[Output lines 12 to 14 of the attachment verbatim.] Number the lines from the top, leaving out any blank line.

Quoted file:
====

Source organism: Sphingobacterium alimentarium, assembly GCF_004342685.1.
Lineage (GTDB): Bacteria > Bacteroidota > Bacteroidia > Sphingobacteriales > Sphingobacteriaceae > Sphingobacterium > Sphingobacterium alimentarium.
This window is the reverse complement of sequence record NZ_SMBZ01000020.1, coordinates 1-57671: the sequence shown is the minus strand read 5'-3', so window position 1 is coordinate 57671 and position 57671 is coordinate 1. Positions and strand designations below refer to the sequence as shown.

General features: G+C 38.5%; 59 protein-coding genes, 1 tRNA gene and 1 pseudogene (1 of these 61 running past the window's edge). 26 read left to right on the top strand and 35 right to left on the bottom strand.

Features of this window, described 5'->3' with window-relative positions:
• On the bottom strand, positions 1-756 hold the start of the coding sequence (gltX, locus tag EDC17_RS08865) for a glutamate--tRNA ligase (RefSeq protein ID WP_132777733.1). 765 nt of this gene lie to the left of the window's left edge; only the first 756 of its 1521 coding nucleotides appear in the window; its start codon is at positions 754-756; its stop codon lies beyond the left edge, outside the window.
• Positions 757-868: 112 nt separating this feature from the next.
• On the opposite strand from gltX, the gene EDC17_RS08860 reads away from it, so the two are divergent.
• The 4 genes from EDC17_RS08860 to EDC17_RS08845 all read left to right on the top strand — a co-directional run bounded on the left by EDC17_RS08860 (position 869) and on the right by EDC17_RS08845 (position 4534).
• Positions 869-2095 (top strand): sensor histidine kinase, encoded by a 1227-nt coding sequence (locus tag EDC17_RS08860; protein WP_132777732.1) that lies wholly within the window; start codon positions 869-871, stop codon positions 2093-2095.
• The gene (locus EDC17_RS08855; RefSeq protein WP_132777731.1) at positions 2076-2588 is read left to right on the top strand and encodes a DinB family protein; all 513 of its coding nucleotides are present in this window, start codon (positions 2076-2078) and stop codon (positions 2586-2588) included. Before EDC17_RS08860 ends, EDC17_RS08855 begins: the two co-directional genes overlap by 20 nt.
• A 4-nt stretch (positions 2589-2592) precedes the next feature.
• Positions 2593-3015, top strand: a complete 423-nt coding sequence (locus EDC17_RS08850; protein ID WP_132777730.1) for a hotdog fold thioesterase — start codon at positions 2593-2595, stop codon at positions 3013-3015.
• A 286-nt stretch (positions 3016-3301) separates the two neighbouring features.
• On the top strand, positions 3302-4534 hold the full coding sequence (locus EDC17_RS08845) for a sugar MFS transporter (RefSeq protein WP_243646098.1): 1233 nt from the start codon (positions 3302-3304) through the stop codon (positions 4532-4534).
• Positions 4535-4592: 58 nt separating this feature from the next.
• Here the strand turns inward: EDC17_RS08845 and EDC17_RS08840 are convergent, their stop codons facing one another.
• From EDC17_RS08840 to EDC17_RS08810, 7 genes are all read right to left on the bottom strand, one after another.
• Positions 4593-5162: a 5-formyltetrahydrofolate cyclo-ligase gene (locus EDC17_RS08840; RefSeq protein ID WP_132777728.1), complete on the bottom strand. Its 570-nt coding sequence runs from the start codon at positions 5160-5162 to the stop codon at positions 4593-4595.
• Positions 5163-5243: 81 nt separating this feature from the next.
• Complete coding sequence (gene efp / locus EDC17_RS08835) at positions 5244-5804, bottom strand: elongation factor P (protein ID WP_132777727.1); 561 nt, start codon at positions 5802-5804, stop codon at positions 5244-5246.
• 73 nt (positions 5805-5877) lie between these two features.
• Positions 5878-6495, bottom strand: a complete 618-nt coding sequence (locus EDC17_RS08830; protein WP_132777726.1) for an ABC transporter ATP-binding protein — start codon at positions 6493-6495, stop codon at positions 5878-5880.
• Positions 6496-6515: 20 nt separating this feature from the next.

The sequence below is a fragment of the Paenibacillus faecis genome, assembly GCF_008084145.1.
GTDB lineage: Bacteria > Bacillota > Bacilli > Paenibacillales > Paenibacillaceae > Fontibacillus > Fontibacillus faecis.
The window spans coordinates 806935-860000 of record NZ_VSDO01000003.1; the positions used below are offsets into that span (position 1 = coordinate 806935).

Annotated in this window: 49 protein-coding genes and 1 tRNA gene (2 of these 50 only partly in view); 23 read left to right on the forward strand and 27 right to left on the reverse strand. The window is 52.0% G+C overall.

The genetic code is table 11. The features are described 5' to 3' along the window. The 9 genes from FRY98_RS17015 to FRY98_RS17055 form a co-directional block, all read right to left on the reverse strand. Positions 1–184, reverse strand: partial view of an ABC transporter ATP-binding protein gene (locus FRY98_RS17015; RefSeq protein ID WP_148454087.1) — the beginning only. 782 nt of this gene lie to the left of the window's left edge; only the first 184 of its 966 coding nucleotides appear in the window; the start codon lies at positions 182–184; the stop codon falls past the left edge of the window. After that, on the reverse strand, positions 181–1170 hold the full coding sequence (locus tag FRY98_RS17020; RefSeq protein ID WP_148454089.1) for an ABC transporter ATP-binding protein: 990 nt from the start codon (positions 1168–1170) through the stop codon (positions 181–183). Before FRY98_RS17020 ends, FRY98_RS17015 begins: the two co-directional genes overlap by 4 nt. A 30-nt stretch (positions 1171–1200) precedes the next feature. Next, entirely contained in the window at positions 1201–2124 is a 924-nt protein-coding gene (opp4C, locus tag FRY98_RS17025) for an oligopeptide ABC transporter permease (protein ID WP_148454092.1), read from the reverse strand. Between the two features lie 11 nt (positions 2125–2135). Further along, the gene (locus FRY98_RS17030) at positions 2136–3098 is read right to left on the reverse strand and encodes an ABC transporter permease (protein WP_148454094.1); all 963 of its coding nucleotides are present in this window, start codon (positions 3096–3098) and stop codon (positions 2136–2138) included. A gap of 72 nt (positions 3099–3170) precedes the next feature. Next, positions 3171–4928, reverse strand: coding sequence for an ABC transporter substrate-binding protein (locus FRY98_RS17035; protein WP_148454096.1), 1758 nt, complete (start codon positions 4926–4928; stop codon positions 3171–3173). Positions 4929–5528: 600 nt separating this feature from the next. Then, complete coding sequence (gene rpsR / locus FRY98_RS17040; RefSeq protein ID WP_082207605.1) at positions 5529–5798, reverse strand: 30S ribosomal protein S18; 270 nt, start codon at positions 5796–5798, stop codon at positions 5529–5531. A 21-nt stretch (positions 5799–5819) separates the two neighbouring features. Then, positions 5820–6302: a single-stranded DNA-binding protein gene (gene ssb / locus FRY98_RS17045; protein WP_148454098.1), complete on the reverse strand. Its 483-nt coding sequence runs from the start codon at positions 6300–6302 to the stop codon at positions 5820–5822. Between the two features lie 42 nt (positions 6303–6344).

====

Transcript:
• A 4-nt stretch (positions 2589-2592) precedes the next feature.
• Positions 2593-3015, top strand: a complete 423-nt coding sequence (locus EDC17_RS08850; protein ID WP_132777730.1) for a hotdog fold thioesterase — start codon at positions 2593-2595, stop codon at positions 3013-3015.
• A 286-nt stretch (positions 3016-3301) separates the two neighbouring features.